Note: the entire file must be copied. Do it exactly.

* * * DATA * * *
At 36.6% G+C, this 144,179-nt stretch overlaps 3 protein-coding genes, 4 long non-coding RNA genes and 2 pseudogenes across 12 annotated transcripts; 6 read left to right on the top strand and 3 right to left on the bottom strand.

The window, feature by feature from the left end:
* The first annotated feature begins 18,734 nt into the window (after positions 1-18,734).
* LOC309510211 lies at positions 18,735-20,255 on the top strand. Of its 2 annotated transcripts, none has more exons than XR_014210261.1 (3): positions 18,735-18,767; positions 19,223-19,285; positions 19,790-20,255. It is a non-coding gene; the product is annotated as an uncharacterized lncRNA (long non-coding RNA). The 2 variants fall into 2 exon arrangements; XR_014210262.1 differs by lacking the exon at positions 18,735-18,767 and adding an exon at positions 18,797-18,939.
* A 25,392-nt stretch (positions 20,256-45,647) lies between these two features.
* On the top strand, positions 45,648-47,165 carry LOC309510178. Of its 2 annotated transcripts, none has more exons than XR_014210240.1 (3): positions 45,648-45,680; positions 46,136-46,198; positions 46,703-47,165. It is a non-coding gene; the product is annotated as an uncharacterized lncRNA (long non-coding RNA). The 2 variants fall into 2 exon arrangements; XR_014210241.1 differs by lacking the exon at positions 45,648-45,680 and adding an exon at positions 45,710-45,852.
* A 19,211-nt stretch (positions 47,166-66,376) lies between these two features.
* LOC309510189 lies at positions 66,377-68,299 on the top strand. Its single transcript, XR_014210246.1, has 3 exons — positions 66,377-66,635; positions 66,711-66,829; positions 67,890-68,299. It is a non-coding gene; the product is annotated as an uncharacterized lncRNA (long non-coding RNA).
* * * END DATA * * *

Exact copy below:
At 36.6% G+C, this 144,179-nt stretch overlaps 3 protein-coding genes, 4 long non-coding RNA genes and 2 pseudogenes across 12 annotated transcripts; 6 read left to right on the top strand and 3 right to left on the bottom strand.

The window, feature by feature from the left end:
* The first annotated feature begins 18,734 nt into the window (after positions 1-18,734).
* LOC309510211 lies at positions 18,735-20,255 on the top strand. Of its 2 annotated transcripts, none has more exons than XR_014210261.1 (3): positions 18,735-18,767; positions 19,223-19,285; positions 19,790-20,255. It is a non-coding gene; the product is annotated as an uncharacterized lncRNA (long non-coding RNA). The 2 variants fall into 2 exon arrangements; XR_014210262.1 differs by lacking the exon at positions 18,735-18,767 and adding an exon at positions 18,797-18,939.
* A 25,392-nt stretch (positions 20,256-45,647) lies between these two features.
* On the top strand, positions 45,648-47,165 carry LOC309510178. Of its 2 annotated transcripts, none has more exons than XR_014210240.1 (3): positions 45,648-45,680; positions 46,136-46,198; positions 46,703-47,165. It is a non-coding gene; the product is annotated as an uncharacterized lncRNA (long non-coding RNA). The 2 variants fall into 2 exon arrangements; XR_014210241.1 differs by lacking the exon at positions 45,648-45,680 and adding an exon at positions 45,710-45,852.
* A 19,211-nt stretch (positions 47,166-66,376) lies between these two features.
* LOC309510189 lies at positions 66,377-68,299 on the top strand. Its single transcript, XR_014210246.1, has 3 exons — positions 66,377-66,635; positions 66,711-66,829; positions 67,890-68,299. It is a non-coding gene; the product is annotated as an uncharacterized lncRNA (long non-coding RNA).